In October, Kanuga enjoyed more than just the arrival of fall color. On October 29, seven Mangalitsa piglets arrived on campus as part of an effort to expand Kanuga’s agricultural education program.
A New Life for a Special Breed
Once on the brink of extinction, this heritage breed is finding a second chance at Kanuga. The litter is currently living in a small pen on Kanuga’s outer property that protects them from predators and allows them to bond with their caregivers. As they grow, they will roam a two-acre pen and prepare the ground for future agricultural projects.
While they live at Kanuga, the pigs are enjoying a healthy, humane, and natural life. “While they are here with us, our goal is to keep them as happy and healthy as possible,” says Clint DeWitt, Environmental Projects Manager.
The pigs enjoy a daily diet of fresh fruit and vegetables—courtesy of the prep scraps from Kanuga’s kitchen. Their meals are also supplemented by foraging in the penned off forest, 100% grain feed, and spent grain from Fermented Nonsense in Arden, NC.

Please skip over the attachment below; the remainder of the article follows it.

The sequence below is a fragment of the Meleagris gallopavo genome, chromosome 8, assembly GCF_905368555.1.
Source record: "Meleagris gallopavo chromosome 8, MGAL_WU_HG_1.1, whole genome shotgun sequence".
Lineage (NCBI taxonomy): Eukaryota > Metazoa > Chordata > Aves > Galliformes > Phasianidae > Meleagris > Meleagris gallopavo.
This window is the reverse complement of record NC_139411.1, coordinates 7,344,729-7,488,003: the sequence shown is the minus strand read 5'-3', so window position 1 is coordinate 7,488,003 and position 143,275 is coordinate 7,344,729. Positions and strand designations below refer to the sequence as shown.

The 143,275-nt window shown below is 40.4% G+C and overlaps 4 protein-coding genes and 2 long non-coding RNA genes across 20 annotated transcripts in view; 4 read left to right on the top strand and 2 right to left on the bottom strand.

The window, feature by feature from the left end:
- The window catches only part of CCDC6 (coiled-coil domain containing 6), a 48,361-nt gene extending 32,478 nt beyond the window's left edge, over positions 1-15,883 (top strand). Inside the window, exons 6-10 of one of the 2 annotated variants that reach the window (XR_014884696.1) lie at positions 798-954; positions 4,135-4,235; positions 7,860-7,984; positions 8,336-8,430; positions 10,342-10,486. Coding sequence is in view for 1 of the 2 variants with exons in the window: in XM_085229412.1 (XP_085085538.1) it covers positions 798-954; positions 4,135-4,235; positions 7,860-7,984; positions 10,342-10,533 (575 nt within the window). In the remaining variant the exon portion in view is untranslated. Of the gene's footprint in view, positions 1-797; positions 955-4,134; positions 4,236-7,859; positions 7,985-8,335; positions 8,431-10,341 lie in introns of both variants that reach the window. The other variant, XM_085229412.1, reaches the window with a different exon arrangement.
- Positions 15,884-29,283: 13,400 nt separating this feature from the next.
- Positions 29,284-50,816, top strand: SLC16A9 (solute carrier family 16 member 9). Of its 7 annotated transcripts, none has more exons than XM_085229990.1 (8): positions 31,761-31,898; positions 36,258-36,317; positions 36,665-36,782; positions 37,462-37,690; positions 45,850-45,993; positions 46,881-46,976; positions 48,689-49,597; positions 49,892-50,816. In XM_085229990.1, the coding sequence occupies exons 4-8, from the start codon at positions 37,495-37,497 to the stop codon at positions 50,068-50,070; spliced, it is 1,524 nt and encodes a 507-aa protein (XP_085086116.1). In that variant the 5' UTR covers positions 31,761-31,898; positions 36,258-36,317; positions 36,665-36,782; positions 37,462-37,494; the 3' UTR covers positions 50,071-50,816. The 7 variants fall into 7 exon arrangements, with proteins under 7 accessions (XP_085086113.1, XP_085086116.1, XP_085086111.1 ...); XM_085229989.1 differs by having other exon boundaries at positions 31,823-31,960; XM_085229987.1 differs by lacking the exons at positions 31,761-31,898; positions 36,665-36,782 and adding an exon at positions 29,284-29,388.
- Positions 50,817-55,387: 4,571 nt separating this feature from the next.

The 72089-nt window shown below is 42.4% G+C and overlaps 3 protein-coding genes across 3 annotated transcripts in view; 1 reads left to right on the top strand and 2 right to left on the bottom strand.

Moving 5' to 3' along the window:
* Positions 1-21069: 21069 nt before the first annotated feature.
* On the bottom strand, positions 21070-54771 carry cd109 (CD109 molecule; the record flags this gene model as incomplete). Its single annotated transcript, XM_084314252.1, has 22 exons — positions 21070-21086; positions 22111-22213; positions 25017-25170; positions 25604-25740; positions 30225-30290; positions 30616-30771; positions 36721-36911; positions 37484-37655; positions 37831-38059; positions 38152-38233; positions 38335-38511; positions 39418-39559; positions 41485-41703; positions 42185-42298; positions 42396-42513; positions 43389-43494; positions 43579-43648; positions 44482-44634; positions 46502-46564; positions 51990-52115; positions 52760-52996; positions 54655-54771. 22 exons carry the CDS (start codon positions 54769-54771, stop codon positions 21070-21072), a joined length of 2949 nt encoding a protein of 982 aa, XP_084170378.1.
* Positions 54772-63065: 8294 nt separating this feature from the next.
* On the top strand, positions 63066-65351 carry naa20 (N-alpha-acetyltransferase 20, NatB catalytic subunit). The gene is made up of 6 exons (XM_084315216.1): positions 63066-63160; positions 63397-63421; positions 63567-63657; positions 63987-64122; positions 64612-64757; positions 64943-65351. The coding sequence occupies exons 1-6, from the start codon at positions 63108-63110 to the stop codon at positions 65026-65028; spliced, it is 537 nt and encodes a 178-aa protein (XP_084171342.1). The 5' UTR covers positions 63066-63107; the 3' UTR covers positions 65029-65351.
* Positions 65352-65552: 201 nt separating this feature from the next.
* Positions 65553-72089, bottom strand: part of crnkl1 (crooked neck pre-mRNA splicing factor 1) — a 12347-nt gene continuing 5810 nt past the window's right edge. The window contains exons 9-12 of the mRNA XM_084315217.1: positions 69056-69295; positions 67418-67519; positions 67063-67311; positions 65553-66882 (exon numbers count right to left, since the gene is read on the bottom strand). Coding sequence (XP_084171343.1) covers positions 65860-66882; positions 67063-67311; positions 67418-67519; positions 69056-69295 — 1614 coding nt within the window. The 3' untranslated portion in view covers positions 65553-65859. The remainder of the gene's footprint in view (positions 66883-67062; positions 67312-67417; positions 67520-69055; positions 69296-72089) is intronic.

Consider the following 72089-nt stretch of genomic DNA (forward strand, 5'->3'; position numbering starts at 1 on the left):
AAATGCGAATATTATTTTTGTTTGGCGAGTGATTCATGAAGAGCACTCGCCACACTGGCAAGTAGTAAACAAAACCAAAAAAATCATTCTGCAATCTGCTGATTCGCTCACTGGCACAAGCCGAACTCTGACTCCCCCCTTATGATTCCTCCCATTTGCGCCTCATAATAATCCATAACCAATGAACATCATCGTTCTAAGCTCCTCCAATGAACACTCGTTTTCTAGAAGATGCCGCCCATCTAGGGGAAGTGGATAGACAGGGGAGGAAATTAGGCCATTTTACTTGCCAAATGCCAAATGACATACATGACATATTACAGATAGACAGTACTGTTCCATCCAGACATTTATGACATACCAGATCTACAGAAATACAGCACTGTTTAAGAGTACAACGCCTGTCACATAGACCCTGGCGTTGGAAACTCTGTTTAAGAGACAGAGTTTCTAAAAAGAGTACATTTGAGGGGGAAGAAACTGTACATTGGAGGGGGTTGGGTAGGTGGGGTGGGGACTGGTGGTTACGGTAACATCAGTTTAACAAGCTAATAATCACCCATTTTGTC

Teaching about Sustainability by Example
Clint hopes the pigs will inspire Kanuga guests of all ages. “For years, we have been teaching campers, students, and guests at Kanuga about where their food comes from through the Foster Organic Garden program,” says Clint.
While this initial effort is a trial project, future plans involve integrating the pigs into the garden ecology and sustainable futures classes at the Mountain Trail Outdoor School (MTOS). Camp Bob campers will also see and interact with the pigs during their time on campus.
By mid-year, Clint hopes to have a program in place to showcase Kanuga’s gardens and piggery to Summer Guest Period visitors.
“Our goal is inspire people,” says Clint. “We want guests to be able to explore the ways they can become a little more sustainable, and how they can deepen their connection to the world God has entrusted to us.”